Crying is a natural response to emotions and pain. It's a release of emotionally filled energy and a survival mechanism to communicate feelings or needs. Teens are no strangers to the rollercoaster of emotions that comes with surging hormones and increased levels of serotonin and dopamine, as noted in a March 2008 article published in the journal, "Developmental Review." When the flood gates open, instead of acting uncomfortable or distressed, simply ask how you can help.
Let the Tears Flow
When a teen begins to cry, ask him what’s wrong. If he says, “Nothing,” don’t push him to talk. While ignoring s teen can make him feel worse or neglected, sitting with the young person and letting him know that it’s OK to “get it all out” is often therapeutic. According to a PsychCentral article by Therese J. Borchard, author of "Beyond Blue: Surviving Depression" and "The Pocket Therapist: An Emotional Survival Kit,” crying helps expel toxins in the body that build up from stress, eliminates excess manganese and lowers stress.
Let the Teen Talk
With hormones running amuck, reasons for crying can include embarrassment, chipped nail polish after a new manicure, confusion or experiencing a loss. Letting a teen tell you about her troubles is a healthy way for her to work out her frustrations, sadness, anger, confusion or other negative emotions. If a teen’s reason for crying seems silly, don’t minimize it, or give her false reassurances, notes clinical psychologist Sarb Johal. Keep in mind that the reason the teen is crying is important to her at this moment -- and providing support that's free of judgment can help the young person feel better.
Give a Hug
When you give a person a hug, you stimulate the release of oxytocin, the “happiness hormone,” note Mehmet Oz, M.D. and sociologist Christine Carter, Ph.D. in an article on the Dr. Oz Show website. When oxytocin levels increase, blood pressure and stress decrease. Even a pat on the back can help a teen who is crying. However, depending on the situation, the teen and your relationship with him, physical contact is not always appropriate, so use your best judgment.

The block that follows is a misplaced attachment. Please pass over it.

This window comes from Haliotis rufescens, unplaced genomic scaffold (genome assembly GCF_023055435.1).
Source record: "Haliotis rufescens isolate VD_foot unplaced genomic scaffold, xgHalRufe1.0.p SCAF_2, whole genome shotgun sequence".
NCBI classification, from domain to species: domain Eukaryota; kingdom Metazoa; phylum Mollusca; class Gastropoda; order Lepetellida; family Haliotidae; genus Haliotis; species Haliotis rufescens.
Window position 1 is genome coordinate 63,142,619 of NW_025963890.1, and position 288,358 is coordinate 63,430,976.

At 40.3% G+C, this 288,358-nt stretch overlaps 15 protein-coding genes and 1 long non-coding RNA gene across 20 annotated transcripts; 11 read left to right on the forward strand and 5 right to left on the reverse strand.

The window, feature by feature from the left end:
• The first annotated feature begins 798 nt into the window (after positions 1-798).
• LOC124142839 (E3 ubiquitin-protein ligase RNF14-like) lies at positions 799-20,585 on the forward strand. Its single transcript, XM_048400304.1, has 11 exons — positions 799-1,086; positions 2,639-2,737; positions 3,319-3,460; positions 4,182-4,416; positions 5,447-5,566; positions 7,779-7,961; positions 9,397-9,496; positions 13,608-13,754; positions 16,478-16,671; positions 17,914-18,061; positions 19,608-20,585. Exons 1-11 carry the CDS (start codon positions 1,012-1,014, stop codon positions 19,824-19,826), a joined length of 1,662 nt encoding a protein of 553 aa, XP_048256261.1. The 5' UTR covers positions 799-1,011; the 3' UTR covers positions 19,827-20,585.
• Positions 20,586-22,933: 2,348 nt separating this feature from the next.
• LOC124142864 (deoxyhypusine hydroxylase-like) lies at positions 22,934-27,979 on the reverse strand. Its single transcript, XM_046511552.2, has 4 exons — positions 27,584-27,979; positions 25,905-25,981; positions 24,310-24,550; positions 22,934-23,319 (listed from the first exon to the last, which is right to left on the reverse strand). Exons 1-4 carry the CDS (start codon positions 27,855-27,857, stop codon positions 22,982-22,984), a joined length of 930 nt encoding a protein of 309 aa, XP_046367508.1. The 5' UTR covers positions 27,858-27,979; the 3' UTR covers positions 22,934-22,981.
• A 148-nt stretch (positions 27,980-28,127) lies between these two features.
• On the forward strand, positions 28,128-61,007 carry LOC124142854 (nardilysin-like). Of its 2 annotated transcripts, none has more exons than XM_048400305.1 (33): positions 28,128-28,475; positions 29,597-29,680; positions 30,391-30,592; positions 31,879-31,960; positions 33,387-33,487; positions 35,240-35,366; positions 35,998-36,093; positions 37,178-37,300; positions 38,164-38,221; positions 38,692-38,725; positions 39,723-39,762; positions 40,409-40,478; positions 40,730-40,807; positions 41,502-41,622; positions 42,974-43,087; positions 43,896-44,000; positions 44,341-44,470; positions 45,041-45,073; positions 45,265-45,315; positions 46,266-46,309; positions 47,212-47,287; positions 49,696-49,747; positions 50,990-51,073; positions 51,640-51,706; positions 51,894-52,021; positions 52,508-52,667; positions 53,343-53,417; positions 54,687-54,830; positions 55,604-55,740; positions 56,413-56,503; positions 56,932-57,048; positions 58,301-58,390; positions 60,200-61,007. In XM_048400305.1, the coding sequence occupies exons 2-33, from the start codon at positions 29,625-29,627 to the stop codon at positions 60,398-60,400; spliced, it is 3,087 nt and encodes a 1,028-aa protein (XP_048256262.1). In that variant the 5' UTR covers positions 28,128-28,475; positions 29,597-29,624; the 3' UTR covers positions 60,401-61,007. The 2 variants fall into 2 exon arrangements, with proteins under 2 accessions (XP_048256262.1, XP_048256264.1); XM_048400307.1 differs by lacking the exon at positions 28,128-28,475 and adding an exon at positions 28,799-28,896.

There is a big difference between teen sadness and depression. Some teens are more emotional than others and cry when they’re happy, sad, or simply see others cry — crying is their go-to coping mechanism. However, teens who feel discouraged, hopeless or sad for at least two weeks might suffer from depression, according to the KidsHealth website. Signs of depression can include lack of motivation, a change in eating habits, trouble sleeping or sleeping too much, trouble concentrating, lack of interest in activities once enjoyed, feeling sick and a lack of motivation. If a teen is depressed, connecting him with a mental health professional and offering support are often the best forms of help that you can offer.